After placingÂ all bets on Windows Phone, Stephen Elop announced that Nokia would slowly phase out its OG operating system, Symbian. Today, it’s officially passed the torch, handing over all Symbian-related duties to Accenture, a consulting and outsourcing firm. 2,300 former Nokia employees will also be repurposed, getting a new name on their paycheck as they tend to the ill-fated OS. The Finnish mainstay says the arrangement will last until at least 2016, and plans to continuallyÂ roll out updatesduring this time. Not everyone is hanging on another five years though, as it seems that at least 500 employees havejumped shipÂ or found new gigs within the company since the original announcement predicting 2,800 reassignments. Head past the break to find the full (and very terse) press release.
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We’re wishing a heartfelt farewell to Microsoft Reader today, because the folks at Redmond have decided to pull the plug on their e-book application, more than a decade after it first launched. Pre-dating the rise of theÂ e-inkÂ medium, the forward-looking MS Reader was originally designed to display digitzed books on an LCD screen, using the company’s ClearType font display. Over the past few years, however, the app has slowly faded into obscurity, with the latest desktop version dated from 2007 and its last update rendering it compatible with Windows Mobile 6.1. The concept was clearly ahead of its time, but it ultimately fell behind what would become a swelling trend, ushered in by the Kindle, Nook and other e-reading hardware. No word yet on whether Microsoft plans to introduce a similar tool forÂ Windows 8, though the timing of Reader’s demise certainly leaves ample room for speculation.
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We’ve been waiting for confirmation onÂ yesterday’s rumor, about Microsoft’s motion-sensing Xbox 360 peripheral coming to PCs, and now we have it. MS has just now released a software development kit (SDK) for Windows that will allow .Net developers to write Kinecting apps in C++, C#, or VB. We spoke with some developer representatives from the company to get the full details, including just what you can and can’t do with this big bundle of libraries. Follow us after the break for all the info.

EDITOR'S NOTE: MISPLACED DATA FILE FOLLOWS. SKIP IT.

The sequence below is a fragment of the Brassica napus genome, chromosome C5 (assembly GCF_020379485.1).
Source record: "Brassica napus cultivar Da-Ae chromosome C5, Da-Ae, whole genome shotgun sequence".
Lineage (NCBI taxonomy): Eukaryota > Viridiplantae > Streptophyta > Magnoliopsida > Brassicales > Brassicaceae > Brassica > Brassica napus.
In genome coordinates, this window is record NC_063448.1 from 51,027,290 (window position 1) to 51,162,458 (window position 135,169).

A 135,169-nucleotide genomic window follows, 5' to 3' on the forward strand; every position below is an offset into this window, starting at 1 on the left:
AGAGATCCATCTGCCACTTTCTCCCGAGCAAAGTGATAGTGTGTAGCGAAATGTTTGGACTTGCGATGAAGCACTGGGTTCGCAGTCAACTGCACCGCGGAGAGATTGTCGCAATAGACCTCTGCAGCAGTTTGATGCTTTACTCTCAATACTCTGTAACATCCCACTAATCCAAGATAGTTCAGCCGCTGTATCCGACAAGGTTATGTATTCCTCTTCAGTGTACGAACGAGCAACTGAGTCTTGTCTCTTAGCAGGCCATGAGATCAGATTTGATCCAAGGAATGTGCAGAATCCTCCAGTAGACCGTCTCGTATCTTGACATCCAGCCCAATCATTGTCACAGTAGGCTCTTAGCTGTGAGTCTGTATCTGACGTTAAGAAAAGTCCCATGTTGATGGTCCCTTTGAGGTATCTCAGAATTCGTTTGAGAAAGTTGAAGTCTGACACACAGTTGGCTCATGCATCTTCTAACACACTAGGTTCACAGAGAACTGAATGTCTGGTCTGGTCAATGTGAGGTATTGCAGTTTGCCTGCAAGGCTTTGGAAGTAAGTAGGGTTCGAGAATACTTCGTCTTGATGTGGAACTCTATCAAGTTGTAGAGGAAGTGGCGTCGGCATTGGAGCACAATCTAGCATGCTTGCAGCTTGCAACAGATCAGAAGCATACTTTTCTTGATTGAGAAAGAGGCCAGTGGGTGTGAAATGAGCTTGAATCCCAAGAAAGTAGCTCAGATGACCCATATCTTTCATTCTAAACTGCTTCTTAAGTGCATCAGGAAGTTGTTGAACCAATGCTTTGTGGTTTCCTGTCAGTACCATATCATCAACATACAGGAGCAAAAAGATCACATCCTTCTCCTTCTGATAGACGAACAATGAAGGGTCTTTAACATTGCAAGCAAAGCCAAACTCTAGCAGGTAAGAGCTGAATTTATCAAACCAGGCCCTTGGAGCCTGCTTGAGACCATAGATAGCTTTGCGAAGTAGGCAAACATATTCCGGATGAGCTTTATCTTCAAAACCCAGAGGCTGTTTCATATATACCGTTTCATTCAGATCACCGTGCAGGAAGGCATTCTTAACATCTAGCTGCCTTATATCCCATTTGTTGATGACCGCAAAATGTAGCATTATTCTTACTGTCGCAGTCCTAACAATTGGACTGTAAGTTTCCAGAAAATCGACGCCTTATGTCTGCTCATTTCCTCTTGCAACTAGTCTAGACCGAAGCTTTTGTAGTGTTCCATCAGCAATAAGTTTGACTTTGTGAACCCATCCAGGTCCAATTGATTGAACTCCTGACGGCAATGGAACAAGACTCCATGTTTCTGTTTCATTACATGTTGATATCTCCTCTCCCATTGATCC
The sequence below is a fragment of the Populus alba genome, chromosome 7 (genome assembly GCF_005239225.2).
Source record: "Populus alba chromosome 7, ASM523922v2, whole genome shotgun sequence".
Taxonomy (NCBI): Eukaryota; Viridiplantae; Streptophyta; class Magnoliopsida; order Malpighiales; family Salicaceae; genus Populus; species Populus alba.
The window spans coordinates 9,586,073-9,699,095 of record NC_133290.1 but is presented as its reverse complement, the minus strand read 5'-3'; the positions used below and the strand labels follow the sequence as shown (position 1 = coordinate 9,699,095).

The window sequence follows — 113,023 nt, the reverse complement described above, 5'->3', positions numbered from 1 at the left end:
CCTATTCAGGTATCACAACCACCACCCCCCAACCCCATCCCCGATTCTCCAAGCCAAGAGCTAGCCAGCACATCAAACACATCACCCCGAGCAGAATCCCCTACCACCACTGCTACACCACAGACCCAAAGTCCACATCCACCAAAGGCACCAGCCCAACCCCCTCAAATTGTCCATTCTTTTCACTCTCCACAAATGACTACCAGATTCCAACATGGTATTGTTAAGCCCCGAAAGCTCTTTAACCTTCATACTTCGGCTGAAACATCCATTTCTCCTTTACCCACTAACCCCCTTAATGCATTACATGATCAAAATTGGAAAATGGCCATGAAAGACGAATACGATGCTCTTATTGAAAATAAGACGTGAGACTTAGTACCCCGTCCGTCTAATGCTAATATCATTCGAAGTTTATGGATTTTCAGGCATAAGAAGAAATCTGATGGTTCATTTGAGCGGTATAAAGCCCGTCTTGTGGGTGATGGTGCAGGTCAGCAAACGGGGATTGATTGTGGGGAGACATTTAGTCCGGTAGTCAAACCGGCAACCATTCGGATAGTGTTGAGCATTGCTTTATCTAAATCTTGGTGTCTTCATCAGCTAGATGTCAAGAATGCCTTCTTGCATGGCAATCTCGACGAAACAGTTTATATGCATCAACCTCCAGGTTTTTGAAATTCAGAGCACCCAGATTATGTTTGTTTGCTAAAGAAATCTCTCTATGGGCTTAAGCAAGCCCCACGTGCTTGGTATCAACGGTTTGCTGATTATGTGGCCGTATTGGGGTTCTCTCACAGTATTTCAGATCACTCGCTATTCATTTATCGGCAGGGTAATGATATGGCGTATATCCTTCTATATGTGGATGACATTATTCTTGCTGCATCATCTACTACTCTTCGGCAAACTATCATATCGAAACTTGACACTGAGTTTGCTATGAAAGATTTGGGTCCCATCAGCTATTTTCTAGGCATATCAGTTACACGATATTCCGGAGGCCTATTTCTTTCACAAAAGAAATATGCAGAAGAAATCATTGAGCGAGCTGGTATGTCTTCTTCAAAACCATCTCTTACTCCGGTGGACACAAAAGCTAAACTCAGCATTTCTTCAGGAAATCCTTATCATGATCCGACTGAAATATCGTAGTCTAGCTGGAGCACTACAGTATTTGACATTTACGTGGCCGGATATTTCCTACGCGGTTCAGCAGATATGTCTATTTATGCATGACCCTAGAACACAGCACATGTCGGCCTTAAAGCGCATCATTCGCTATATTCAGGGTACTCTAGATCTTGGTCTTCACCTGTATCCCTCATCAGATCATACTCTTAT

At this point the SDK is effectively a straight-port of the same libs that are currently available to Xbox 360 developers. Built on XNA, the Kinect library is standalone, so you won’t necessarily need to rely on DirectX being present. The SDK gives full access to everything the peripheral has to offer, including both cameras (VGA and depth-sensing) and the full microphone array. The former can identify up to six individuals or track the full skeletons for two, while the latter can handle advanced echo-cancellation and even sound triangulation.
To get the full skeleton tracking you’re going to need the same sort of setup as on the Xbox 360 — namely a largeish space in front of your computer for you to stand in and plenty of light. But, developers will be able to extract raw data from both cameras should they like, so in theory someone should be able to write an app that works with a Kinect sitting on your desk and looks for simple gestures from you, even if you’re seated in a chair. That’s our ideal scenario: hand-waving recognition in productivity apps to bridge the gap between mousing and multitouching.
To that end, Microsoft isn’t confirming any plans to integrate Kinect compatibility with any of its major apps (alas, no jazz-hand formula creation in Excel), but the company’s own coders are said to have their “juices flowing” thinking of ways to integrate the tech. Hopefully those creative fluids ooze their way right into the heart ofÂ Windows 8.